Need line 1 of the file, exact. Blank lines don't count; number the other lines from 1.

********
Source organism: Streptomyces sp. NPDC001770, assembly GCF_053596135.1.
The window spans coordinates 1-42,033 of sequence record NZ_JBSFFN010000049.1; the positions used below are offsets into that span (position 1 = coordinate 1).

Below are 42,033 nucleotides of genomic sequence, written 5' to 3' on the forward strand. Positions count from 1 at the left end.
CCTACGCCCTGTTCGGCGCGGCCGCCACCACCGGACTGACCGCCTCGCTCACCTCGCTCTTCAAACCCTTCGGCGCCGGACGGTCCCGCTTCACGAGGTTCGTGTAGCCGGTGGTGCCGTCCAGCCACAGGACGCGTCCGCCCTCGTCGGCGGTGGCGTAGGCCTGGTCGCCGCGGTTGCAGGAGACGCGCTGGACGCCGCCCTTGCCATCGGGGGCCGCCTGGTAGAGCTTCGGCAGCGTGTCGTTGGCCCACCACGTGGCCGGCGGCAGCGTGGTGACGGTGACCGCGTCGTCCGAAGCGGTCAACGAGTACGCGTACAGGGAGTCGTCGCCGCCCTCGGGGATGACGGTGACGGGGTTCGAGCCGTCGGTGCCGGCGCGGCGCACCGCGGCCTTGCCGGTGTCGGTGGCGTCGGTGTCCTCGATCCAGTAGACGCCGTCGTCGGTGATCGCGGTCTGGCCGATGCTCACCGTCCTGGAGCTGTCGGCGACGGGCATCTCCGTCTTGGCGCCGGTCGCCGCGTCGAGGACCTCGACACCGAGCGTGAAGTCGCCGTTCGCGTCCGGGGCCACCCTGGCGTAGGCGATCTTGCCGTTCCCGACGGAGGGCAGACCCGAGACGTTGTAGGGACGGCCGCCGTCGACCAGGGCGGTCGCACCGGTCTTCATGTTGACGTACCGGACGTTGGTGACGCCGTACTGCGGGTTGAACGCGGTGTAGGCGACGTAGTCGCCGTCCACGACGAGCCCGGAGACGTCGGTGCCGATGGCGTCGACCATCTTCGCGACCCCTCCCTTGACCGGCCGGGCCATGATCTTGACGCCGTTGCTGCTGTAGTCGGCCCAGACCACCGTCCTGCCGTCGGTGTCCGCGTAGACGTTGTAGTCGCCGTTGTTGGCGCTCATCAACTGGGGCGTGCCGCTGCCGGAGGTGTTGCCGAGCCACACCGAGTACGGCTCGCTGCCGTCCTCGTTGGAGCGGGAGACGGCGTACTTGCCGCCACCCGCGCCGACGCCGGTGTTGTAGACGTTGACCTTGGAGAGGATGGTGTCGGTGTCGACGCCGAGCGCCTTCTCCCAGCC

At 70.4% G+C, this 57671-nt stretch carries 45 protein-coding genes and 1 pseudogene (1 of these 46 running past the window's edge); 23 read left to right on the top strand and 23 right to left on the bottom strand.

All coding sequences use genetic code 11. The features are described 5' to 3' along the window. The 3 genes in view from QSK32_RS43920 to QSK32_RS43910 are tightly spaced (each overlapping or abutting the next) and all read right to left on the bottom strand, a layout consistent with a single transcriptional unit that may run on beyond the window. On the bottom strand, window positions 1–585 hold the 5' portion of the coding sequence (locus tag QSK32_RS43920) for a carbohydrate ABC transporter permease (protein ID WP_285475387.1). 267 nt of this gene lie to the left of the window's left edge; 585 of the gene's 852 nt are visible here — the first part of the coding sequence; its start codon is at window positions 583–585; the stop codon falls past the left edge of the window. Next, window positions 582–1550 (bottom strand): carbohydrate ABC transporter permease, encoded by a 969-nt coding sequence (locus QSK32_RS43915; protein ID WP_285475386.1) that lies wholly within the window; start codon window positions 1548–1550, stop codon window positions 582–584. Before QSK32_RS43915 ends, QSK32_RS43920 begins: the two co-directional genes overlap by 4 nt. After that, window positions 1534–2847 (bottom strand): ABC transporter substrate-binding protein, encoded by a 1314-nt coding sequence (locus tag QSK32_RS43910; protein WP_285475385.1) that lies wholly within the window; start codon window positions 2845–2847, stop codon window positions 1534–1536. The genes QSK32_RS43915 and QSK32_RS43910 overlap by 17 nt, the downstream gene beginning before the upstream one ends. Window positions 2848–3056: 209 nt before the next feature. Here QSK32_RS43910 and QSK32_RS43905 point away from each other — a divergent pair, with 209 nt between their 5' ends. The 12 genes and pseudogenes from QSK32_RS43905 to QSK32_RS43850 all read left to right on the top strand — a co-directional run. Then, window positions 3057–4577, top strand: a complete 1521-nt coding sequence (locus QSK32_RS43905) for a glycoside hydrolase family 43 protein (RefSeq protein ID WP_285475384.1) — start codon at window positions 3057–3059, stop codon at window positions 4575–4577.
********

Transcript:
Source organism: Streptomyces sp. NPDC001770, assembly GCF_053596135.1.